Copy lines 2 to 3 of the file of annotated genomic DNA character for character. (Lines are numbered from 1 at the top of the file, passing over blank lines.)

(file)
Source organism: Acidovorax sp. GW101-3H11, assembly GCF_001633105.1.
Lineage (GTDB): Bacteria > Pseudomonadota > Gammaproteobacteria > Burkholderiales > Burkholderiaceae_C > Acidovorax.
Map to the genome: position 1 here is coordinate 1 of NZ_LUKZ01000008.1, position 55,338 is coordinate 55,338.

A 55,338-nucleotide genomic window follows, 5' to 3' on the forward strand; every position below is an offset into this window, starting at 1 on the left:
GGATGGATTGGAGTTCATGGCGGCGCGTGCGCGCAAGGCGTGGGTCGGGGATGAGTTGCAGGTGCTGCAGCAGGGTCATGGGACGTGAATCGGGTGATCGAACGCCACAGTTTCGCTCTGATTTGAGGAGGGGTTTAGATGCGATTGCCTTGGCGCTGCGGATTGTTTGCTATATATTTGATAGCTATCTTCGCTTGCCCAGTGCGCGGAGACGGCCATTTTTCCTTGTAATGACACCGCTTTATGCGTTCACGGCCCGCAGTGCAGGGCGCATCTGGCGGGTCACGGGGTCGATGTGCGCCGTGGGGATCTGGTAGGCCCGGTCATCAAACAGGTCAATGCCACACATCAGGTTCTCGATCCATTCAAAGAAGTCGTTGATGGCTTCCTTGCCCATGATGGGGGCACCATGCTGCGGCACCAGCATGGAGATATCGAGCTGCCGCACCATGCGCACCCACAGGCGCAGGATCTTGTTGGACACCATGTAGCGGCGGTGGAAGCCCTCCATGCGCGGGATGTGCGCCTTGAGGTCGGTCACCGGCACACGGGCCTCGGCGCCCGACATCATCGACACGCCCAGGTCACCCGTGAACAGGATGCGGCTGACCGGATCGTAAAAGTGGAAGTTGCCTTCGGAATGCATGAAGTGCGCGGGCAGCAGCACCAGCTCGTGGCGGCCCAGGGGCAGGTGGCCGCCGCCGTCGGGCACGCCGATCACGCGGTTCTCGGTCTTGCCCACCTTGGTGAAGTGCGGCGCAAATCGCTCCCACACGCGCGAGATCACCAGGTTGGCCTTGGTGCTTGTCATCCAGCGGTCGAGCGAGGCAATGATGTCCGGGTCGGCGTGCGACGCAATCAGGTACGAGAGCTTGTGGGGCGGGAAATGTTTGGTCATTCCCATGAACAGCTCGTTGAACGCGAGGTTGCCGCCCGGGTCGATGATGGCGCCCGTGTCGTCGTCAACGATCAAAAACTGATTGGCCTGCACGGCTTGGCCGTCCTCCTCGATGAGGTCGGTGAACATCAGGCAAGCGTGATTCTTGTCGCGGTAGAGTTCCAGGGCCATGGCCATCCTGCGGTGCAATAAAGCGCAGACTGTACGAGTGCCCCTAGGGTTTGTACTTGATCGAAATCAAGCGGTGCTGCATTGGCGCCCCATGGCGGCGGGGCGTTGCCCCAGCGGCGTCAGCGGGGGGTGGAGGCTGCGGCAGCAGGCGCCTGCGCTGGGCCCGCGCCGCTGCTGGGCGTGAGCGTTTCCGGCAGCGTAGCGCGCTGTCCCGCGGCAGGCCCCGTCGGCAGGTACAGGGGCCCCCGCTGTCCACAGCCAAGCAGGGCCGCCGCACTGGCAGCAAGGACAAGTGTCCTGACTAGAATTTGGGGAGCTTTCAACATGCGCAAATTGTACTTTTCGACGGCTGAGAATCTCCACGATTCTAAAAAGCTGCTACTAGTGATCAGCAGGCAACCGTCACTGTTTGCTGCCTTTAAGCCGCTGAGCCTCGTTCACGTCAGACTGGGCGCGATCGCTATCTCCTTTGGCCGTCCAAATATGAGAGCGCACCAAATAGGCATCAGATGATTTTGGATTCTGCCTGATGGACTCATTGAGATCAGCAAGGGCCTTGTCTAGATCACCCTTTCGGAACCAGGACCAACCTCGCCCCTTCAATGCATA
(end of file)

Lineage (GTDB): Bacteria > Pseudomonadota > Gammaproteobacteria > Burkholderiales > Burkholderiaceae_C > Acidovorax.
Map to the genome: position 1 here is coordinate 1 of NZ_LUKZ01000008.1, position 55,338 is coordinate 55,338.